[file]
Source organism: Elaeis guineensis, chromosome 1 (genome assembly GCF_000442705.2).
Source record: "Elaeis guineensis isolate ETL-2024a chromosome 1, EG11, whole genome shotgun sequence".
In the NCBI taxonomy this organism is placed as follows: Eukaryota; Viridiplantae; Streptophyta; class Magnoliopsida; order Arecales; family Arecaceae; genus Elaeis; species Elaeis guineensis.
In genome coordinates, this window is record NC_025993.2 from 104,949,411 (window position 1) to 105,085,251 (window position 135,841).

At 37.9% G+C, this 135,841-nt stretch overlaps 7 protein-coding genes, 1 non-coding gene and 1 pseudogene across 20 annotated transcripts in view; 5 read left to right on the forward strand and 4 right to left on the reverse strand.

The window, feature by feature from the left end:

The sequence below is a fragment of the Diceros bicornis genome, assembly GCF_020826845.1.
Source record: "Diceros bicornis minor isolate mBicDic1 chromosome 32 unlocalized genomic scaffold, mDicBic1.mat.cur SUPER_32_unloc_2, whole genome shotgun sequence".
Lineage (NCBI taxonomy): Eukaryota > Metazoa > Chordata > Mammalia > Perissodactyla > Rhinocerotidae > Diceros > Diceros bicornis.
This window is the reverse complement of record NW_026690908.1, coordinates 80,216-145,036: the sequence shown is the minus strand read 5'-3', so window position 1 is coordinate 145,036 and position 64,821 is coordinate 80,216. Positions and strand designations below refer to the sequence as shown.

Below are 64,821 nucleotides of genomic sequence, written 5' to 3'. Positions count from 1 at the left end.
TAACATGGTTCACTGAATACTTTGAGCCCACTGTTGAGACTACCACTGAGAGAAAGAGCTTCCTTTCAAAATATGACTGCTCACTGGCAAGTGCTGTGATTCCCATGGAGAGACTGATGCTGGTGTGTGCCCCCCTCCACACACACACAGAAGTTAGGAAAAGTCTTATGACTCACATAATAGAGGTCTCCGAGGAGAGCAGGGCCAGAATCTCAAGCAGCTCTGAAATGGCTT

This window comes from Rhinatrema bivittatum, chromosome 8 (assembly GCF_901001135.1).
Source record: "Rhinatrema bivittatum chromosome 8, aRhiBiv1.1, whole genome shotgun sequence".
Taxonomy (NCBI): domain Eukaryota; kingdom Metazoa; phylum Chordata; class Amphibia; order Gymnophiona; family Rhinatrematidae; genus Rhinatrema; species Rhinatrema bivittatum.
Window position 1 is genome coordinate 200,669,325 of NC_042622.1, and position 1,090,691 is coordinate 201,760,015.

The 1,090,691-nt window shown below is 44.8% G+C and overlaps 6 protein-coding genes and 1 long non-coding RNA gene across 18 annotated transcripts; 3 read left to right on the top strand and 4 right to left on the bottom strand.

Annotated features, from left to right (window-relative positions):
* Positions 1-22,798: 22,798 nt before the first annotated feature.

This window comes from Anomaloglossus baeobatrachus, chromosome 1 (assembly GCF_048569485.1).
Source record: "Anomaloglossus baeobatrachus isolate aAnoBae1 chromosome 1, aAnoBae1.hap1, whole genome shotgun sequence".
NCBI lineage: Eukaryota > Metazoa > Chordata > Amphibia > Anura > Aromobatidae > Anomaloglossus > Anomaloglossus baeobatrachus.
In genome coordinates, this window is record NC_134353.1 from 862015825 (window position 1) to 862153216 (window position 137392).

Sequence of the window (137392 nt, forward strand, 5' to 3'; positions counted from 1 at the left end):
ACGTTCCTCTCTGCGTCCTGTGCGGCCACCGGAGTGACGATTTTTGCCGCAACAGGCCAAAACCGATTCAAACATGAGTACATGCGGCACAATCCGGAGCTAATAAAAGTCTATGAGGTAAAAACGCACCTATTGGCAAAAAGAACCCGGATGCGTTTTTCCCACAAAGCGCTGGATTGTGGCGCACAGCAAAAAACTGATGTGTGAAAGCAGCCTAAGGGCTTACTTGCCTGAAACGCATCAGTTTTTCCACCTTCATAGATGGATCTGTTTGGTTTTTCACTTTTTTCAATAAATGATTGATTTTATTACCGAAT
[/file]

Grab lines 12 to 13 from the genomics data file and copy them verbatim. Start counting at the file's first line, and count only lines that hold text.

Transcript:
TAACATGGTTCACTGAATACTTTGAGCCCACTGTTGAGACTACCACTGAGAGAAAGAGCTTCCTTTCAAAATATGACTGCTCACTGGCAAGTGCTGTGATTCCCATGGAGAGACTGATGCTGGTGTGTGCCCCCCTCCACACACACACAGAAGTTAGGAAAAGTCTTATGACTCACATAATAGAGGTCTCCGAGGAGAGCAGGGCCAGAATCTCAAGCAGCTCTGAAATGGCTT

This window comes from Rhinatrema bivittatum, chromosome 8 (assembly GCF_901001135.1).